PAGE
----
Eustress (n.) – stress that is deemed healthful or giving one the feeling of fulfillment.
I’m sure you’ve heard of (and felt) distress before – in fact, Dictionary.com offers 12 different definitions compared to the single definition provided for its counterpart. Simply, distress is synonymous with what we perceive as negative stressors in our lives. From working too much to trying to fit everything we need to do into a day, stress is everywhere.
The difference between eustress and distress is in your perception of an event or scenario. The term distress holds a negative connotation and can make us feel burdened simply by hearing the word. Eustress, on the other hand, is a more positive type of stress that can actually improve our functioning and our mood.
Most of the stressors we experience on a day to day basis can be turned into this more positive type of stress simply by a change in our perspectives. While more serious events such as loss of a loved one will inevitably bring about a great deal of distress, viewing more minor events with a different lens can actually help add joy and fulfillment to our lives.
Some examples of eustress include:
- riding amusement park rides such as roller coasters
- strategy and time-sensitive games
- striving for goals
- meeting challenges
- getting married
- having children
Eustress involves viewing events as challenges rather than threats. Here at aSweatLife we talk a lot about running, so a perfect example of eustress is choosing to run a marathon (need tips?). Training for and running a marathon puts a lot of stress on the body both mentally and physically. How this differs from a negative stressor is that you are setting a goal and working to achieve it.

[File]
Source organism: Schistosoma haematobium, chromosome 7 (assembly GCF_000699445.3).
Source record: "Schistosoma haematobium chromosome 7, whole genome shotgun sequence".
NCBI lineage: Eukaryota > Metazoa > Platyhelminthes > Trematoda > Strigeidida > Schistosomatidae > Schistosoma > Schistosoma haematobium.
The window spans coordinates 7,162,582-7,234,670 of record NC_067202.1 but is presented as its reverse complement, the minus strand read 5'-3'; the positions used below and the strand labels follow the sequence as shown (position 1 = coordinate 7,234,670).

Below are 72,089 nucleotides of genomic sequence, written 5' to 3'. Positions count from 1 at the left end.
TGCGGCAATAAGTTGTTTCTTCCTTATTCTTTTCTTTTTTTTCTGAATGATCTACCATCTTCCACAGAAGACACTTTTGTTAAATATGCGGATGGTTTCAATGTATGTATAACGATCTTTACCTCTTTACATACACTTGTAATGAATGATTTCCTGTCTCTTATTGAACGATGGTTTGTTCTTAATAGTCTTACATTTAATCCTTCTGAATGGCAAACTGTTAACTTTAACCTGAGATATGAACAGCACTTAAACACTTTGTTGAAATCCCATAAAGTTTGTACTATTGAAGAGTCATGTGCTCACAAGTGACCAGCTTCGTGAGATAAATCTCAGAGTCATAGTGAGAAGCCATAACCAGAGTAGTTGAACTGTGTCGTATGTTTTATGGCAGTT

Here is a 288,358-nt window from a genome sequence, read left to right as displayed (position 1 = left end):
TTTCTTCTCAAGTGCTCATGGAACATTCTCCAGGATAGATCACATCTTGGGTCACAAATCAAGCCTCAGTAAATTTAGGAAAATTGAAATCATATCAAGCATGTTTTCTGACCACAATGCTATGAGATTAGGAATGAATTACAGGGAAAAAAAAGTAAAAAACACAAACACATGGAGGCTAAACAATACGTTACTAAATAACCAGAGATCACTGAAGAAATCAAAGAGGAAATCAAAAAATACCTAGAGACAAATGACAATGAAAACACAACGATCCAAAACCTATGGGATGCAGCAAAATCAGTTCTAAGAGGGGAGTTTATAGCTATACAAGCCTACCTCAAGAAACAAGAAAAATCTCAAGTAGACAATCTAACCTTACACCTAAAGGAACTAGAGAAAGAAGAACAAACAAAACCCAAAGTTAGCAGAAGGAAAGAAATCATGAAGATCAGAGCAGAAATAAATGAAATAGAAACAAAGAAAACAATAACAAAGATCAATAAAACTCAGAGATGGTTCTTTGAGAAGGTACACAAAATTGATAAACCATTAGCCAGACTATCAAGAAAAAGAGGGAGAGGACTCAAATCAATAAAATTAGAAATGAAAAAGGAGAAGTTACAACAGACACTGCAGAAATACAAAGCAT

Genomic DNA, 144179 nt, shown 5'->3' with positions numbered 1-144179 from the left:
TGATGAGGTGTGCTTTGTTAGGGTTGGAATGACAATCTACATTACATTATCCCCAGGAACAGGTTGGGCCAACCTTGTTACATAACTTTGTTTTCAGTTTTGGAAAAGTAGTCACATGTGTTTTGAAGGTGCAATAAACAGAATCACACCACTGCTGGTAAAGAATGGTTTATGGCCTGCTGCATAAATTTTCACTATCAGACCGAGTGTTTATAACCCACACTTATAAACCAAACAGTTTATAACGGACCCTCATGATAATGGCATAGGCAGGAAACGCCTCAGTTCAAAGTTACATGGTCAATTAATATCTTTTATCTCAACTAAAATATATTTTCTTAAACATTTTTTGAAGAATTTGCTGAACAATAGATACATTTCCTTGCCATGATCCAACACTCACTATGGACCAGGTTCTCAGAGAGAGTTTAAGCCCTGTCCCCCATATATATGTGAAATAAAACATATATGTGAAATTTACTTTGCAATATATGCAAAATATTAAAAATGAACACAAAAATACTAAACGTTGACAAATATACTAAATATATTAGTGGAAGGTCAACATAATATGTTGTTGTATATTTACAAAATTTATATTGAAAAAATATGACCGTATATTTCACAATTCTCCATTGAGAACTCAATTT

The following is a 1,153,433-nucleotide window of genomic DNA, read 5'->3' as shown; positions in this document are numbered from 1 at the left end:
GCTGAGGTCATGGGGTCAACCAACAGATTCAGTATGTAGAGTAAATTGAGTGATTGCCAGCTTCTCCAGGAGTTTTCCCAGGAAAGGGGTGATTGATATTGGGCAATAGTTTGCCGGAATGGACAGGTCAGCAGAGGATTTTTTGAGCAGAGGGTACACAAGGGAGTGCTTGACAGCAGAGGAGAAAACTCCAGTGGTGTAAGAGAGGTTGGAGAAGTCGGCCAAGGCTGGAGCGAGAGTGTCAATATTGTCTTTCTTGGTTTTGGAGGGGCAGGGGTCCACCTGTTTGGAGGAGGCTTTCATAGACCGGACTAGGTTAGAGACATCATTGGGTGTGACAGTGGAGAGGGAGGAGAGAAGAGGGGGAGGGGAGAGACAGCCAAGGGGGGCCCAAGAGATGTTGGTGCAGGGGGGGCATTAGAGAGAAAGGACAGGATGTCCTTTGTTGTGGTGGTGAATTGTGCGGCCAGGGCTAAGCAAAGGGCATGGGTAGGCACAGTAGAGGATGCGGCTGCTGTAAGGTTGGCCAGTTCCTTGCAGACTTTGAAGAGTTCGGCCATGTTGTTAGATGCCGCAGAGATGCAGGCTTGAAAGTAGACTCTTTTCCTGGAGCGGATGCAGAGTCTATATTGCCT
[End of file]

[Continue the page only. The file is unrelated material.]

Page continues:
Working towards achieving a marathon goal keeps you motivated and accountable. It requires you to become more efficient with your time as longer runs start to fill up your calendar. You become more determined as you push through runs when you don’t feel like and it and more dedicated as you figure out everything from proper gear to fueling. The feeling you have after completing those 26.2 miles and crushing that goal is worth everything that you’ve put into it and the feeling of accomplishment is an enormous reward.
For me, keeping a regular exercise schedule and challenging myself to work towards higher weights and finishing workouts without dying keeps me motivated to stay healthy. I feel proud of myself as I continue to improve. I have also started on and set a goal to write and publish a book in the coming months. It is an exciting and challenging goal, but I am able to derive positive feelings from it because I know it is doable and something that I enjoy.
Generally, eustress is regarded as positive since it is short-term and within the scope of your abilities. If things start to pile up and you feel overloaded, eustress may tip the scale into the realm of distress. Going back to writing a book, if I don’t manage my time well and I set deadlines for myself that are outside reasonable limits, I will start to feel overworked, scattered and the project will no longer be enjoyable.
Events or actions that are considered eustress are usually separate from those that cause distress, but there can always be too much of a good thing. Take some time to examine how you are feeling and if something starts to feel distressing and drains your energy rather than adding to it, slow down. Reevaluate what you have going on in your life and see if anything can be rearranged to bring things back into balance.
Running a marathon and writing a book are only a couple examples of eustress. Think about what positive stressors you have in your life and how they can help you live a healthier life.